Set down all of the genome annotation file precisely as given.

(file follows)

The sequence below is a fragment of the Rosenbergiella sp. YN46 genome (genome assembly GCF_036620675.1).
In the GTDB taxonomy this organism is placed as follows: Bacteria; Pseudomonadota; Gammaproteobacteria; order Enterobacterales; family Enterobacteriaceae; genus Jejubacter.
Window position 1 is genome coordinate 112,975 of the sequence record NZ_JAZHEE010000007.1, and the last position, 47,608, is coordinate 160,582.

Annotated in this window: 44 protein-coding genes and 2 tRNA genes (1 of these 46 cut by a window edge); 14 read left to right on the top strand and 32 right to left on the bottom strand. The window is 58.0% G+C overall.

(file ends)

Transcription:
The sequence below is a fragment of the Rosenbergiella sp. YN46 genome (genome assembly GCF_036620675.1).
In the GTDB taxonomy this organism is placed as follows: Bacteria; Pseudomonadota; Gammaproteobacteria; order Enterobacterales; family Enterobacteriaceae; genus Jejubacter.
Window position 1 is genome coordinate 112,975 of the sequence record NZ_JAZHEE010000007.1, and the last position, 47,608, is coordinate 160,582.

Annotated in this window: 44 protein-coding genes and 2 tRNA genes (1 of these 46 cut by a window edge); 14 read left to right on the top strand and 32 right to left on the bottom strand. The window is 58.0% G+C overall.